Police-Related Correlates of Client-Perpetrated Violence Among Female Sex Workers in Baltimore City, Maryland
Authors: Footer KHA, Park JN, Allen ST, Decker MR, Silberzahn BE, Huettner S, Galai N, Sherman SG.
Police-Related Correlates of Client-Perpetrated Violence Among Female Sex Workers in Baltimore City, Maryland.
Am J Public Health. 2019 Feb;109(2):289-295. doi: 10.2105/AJPH.2018.304809. Epub 2018 Dec 20. PMID: 30571295; PMCID: PMC6336048.
Objectives. To characterize interactions that female sex workers (FSWs) have with the police and explore associations with client-perpetrated violence.
Methods. Baseline data were collected April 2016 to January 2017 from 250 FSWs from the Sex Workers and Police Promoting Health in Risky Environments (SAPPHIRE) study based in Baltimore, Maryland. Interviewer-administered questionnaires captured different patrol or enforcement and abusive police encounters, experiences of client-perpetrated violence, and other risk factors, including drug use. We conducted bivariate and multivariable analysis in Stata/SE version 14.2 (StataCorp LP, College Station, TX).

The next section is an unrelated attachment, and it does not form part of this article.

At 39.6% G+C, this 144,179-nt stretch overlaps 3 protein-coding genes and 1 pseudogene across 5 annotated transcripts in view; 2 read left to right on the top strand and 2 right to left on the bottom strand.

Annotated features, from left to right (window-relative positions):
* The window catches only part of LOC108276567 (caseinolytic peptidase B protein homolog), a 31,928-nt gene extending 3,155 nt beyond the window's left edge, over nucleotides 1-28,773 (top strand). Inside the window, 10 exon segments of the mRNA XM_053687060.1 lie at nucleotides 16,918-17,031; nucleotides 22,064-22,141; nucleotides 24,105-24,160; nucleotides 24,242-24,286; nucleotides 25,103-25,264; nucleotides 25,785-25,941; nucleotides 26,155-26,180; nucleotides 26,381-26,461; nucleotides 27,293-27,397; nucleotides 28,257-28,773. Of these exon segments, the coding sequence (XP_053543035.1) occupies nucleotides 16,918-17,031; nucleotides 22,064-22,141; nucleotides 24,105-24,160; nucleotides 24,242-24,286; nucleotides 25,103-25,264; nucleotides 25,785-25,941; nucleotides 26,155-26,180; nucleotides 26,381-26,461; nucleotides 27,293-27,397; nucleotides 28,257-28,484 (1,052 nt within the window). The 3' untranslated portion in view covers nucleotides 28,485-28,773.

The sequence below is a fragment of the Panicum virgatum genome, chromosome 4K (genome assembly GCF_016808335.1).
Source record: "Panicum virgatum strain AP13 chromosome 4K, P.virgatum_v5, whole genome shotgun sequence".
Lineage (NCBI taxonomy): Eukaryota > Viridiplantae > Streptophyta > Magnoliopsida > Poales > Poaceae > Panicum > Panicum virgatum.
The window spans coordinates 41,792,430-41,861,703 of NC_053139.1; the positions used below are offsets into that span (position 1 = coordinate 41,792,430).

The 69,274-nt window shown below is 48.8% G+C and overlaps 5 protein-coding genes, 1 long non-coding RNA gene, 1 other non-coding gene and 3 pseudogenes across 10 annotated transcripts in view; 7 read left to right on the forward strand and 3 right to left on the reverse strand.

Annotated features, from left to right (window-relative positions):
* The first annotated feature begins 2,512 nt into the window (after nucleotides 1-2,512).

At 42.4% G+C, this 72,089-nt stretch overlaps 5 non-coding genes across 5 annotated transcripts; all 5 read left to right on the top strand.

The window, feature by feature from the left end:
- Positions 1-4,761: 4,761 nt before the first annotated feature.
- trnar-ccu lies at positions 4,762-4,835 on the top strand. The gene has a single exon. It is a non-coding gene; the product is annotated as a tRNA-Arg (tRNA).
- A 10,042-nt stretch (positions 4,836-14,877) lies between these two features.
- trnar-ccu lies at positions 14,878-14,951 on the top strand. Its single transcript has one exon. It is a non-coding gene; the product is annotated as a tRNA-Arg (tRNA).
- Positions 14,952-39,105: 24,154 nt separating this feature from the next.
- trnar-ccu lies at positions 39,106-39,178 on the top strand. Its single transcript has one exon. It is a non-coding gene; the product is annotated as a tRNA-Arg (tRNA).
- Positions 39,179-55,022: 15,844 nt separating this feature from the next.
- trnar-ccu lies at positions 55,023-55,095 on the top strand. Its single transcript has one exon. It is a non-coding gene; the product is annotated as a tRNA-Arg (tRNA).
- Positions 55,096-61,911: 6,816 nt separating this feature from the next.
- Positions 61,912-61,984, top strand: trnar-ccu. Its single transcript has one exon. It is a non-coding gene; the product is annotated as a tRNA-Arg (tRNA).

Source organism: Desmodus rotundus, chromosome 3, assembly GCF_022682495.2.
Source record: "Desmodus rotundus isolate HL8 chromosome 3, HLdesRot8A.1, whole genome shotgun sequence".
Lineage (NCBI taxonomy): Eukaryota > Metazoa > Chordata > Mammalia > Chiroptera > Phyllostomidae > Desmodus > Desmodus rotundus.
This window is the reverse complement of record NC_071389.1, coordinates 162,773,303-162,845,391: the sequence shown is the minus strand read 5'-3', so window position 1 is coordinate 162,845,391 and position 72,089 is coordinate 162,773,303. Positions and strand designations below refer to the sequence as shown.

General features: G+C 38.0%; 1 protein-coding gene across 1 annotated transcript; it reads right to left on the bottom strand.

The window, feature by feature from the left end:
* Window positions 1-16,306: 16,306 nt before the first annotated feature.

Results. Of participants, 78% reported lifetime abusive police encounters, 41% reported daily or weekly encounters of any type. In the previous 3 months, 22% experienced client-perpetrated violence. Heroin users (70% of participants) reported more abusive encounters (2.5 vs 1.6; P < .001) and more client-perpetrated violence (26% vs 12%; P = .02) than others. In multivariable analysis, each additional type of abusive interaction was associated with 1.3 times (95% confidence interval [CI] = 1.1, 1.5) increased odds of client-perpetrated violence. For patrol or enforcement encounters, this value was 1.3 (95% CI = 1.0, 1.7).
Conclusions. Frequent exposures to abusive police practices appear to contribute to an environment where client-perpetrated violence is regularly experienced. For FSWs who inject drugs, police exposure and client-perpetrated violence appear amplified.